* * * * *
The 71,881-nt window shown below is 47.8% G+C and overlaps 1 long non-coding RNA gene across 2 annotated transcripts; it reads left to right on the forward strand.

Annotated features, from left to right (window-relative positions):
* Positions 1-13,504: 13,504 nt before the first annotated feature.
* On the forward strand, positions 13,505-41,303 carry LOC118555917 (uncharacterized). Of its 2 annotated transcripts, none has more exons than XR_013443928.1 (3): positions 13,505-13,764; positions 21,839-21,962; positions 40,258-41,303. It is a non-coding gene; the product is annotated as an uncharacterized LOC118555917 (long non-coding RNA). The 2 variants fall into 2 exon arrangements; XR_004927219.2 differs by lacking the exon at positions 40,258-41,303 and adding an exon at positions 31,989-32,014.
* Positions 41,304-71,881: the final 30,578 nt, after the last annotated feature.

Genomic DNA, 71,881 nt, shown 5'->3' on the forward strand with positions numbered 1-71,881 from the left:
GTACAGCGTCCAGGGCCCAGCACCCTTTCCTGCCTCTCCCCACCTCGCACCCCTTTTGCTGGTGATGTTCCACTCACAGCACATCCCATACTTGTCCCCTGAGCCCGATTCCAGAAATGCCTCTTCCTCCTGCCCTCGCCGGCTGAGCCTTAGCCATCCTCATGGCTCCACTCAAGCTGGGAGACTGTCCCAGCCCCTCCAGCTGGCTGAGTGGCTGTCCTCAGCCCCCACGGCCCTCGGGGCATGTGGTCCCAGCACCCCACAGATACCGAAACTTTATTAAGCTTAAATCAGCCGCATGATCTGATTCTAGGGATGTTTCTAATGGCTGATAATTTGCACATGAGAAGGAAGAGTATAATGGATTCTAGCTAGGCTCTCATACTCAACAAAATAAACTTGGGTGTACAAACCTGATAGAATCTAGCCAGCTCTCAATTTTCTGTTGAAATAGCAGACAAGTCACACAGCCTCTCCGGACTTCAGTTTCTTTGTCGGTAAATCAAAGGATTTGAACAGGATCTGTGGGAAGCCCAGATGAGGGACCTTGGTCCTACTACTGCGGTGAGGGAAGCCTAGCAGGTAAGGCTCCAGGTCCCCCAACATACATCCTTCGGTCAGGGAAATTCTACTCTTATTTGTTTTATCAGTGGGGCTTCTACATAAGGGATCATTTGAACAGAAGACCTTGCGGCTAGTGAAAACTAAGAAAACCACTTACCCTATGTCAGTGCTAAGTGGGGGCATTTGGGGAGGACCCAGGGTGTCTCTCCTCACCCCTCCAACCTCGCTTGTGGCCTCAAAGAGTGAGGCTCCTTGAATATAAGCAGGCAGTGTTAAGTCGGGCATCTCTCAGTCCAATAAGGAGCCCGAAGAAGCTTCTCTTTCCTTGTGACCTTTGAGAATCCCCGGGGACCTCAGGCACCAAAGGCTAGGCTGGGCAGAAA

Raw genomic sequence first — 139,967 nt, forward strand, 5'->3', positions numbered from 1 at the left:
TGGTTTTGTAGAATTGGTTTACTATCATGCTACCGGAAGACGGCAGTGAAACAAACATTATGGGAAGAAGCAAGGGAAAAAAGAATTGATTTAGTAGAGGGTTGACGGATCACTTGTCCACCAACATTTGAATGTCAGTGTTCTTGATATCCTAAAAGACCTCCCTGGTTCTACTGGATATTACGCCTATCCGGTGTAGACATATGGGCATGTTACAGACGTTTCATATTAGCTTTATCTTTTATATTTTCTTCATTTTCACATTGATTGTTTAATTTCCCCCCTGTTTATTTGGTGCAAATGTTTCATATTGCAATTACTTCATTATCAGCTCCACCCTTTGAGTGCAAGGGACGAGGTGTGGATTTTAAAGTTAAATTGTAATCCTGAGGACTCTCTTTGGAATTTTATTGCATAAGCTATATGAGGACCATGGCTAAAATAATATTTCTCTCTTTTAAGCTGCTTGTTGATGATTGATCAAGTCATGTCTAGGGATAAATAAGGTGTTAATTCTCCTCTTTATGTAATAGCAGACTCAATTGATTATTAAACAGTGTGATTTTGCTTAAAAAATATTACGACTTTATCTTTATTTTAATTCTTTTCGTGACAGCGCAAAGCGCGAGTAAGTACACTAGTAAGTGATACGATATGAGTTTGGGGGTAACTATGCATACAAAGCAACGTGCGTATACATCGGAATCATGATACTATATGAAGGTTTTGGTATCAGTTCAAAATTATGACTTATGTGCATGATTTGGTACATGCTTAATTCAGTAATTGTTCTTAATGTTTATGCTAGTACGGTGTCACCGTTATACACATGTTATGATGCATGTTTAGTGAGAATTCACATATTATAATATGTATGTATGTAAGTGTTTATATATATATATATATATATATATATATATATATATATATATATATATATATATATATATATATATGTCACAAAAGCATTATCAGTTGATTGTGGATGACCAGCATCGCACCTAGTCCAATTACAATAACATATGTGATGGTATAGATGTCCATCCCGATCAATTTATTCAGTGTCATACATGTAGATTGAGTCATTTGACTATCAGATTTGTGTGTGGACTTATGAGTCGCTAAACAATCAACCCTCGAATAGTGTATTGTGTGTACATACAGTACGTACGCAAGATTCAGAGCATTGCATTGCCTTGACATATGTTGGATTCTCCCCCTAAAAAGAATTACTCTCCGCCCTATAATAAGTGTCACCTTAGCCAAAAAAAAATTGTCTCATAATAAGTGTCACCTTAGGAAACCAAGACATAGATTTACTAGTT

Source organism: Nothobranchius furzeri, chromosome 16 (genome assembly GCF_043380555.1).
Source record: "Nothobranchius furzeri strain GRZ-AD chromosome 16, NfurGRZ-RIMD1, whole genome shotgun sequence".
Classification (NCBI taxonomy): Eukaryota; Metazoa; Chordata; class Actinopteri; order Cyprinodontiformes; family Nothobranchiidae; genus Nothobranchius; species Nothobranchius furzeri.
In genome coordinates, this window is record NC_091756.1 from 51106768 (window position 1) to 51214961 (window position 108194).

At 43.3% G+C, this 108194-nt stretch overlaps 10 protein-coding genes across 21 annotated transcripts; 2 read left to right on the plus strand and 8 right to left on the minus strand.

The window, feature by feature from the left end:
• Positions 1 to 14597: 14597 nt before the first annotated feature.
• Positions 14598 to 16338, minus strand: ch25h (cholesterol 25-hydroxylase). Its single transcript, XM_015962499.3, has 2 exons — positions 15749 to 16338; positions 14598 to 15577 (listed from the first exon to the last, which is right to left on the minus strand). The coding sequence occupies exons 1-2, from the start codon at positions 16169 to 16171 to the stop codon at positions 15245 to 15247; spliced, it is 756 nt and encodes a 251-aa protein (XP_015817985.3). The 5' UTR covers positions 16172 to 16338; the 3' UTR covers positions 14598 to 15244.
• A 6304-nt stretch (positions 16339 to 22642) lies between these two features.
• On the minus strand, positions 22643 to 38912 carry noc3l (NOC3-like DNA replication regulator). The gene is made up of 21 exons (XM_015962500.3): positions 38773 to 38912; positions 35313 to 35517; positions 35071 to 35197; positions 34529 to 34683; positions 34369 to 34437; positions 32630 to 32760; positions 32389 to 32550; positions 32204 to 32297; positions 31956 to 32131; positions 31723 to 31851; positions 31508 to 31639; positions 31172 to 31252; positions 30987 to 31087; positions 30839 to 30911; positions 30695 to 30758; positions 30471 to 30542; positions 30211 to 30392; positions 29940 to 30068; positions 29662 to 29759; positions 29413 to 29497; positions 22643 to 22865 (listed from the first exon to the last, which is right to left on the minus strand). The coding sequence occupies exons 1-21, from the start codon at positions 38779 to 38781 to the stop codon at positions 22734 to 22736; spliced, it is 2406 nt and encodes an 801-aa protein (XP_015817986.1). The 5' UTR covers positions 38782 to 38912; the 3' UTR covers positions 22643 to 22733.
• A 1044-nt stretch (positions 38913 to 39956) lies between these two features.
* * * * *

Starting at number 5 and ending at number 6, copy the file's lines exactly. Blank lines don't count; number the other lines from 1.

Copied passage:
* Positions 41,304-71,881: the final 30,578 nt, after the last annotated feature.

Genomic DNA, 71,881 nt, shown 5'->3' on the forward strand with positions numbered 1-71,881 from the left: